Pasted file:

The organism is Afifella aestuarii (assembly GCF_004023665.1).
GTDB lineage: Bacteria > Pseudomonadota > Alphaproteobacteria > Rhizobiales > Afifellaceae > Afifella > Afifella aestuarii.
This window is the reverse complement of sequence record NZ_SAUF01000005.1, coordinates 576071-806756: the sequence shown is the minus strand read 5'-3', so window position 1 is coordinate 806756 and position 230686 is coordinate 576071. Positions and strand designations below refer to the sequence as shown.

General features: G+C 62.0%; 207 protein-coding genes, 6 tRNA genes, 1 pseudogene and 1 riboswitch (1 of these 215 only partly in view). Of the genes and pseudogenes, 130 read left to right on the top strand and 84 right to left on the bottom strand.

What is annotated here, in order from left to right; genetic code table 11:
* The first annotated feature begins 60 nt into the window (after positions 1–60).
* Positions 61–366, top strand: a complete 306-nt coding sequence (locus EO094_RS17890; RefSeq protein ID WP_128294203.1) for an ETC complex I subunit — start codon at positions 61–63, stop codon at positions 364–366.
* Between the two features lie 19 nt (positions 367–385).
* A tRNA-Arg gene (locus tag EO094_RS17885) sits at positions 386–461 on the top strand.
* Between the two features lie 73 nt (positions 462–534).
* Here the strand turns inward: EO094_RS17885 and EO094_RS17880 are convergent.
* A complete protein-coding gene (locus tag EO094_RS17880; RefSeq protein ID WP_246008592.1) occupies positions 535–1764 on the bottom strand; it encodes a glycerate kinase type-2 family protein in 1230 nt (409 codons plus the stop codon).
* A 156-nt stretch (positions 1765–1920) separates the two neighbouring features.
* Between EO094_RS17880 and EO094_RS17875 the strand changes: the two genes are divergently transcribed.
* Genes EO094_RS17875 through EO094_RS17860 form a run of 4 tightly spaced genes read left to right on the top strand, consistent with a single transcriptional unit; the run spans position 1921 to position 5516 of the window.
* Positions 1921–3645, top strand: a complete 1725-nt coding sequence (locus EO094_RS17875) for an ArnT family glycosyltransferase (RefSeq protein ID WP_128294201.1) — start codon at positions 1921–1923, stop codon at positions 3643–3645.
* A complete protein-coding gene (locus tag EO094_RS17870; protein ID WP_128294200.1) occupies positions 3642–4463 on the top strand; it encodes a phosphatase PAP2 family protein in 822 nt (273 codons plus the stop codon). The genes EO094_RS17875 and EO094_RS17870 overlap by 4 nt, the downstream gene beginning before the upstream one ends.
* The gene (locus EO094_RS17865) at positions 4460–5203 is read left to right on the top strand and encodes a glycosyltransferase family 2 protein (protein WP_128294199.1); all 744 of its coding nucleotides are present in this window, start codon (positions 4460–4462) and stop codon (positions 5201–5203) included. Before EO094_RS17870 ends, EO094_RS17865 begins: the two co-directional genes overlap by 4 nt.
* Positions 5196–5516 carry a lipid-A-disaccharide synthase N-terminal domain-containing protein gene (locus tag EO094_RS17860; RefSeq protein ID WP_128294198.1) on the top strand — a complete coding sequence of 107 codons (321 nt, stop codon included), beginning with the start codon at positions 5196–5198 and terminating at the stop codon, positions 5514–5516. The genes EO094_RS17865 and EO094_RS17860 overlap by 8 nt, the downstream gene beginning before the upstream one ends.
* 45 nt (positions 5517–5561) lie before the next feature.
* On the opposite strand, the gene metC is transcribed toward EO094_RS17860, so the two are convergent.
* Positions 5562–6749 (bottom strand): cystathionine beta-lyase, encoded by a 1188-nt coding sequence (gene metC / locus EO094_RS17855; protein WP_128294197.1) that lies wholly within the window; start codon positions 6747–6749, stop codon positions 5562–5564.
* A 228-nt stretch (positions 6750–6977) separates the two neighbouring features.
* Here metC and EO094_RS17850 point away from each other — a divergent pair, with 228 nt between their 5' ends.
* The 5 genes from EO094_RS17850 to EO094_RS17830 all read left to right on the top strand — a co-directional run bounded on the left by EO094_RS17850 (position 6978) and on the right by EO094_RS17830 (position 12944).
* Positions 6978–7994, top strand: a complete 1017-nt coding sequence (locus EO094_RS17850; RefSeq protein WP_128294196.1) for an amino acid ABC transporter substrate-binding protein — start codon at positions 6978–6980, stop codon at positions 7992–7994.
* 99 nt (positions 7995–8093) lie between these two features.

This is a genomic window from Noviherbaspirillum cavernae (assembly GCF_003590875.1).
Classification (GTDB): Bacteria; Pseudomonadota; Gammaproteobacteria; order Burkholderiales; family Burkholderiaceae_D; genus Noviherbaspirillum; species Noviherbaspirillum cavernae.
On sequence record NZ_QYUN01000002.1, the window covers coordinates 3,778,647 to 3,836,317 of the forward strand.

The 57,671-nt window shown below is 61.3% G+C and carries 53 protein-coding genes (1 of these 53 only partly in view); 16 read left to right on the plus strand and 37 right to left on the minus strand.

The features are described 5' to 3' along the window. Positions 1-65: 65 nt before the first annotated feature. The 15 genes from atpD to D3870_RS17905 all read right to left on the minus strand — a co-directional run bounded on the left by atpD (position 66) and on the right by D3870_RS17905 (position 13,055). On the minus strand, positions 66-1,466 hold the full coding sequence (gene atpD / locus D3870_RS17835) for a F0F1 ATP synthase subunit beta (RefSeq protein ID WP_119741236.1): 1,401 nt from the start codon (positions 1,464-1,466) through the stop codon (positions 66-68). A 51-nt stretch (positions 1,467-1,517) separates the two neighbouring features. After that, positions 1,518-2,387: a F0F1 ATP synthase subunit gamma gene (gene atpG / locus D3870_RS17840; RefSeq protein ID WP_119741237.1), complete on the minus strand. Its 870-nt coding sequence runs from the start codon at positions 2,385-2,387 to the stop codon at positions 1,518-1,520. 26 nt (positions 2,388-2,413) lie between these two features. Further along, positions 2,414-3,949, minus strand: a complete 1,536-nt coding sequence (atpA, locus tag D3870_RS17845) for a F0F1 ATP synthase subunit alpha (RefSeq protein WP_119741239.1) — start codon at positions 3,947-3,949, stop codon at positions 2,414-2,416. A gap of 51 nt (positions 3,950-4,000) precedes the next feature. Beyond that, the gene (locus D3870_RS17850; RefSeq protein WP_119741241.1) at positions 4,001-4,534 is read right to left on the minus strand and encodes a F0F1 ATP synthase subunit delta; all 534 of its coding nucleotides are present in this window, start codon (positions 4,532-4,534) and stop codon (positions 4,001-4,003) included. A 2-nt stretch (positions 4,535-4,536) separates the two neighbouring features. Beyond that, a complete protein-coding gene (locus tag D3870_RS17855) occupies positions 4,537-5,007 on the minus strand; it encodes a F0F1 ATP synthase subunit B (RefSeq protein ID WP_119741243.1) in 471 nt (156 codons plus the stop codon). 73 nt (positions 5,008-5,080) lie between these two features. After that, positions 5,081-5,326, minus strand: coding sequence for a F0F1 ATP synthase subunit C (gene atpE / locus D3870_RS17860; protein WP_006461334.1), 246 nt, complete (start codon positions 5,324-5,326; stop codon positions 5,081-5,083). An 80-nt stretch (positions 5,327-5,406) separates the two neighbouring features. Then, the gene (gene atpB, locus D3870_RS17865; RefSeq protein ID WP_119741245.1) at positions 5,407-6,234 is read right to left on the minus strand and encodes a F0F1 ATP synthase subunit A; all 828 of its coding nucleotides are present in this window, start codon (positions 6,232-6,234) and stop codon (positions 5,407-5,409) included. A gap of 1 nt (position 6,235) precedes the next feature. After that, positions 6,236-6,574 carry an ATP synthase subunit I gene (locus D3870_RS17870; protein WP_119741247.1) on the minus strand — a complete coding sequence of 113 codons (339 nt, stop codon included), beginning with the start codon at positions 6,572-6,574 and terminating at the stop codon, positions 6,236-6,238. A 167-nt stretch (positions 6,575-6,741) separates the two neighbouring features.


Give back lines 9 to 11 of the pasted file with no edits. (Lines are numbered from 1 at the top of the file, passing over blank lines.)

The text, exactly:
* A tRNA-Arg gene (locus tag EO094_RS17885) sits at positions 386–461 on the top strand.
* Between the two features lie 73 nt (positions 462–534).
* Here the strand turns inward: EO094_RS17885 and EO094_RS17880 are convergent.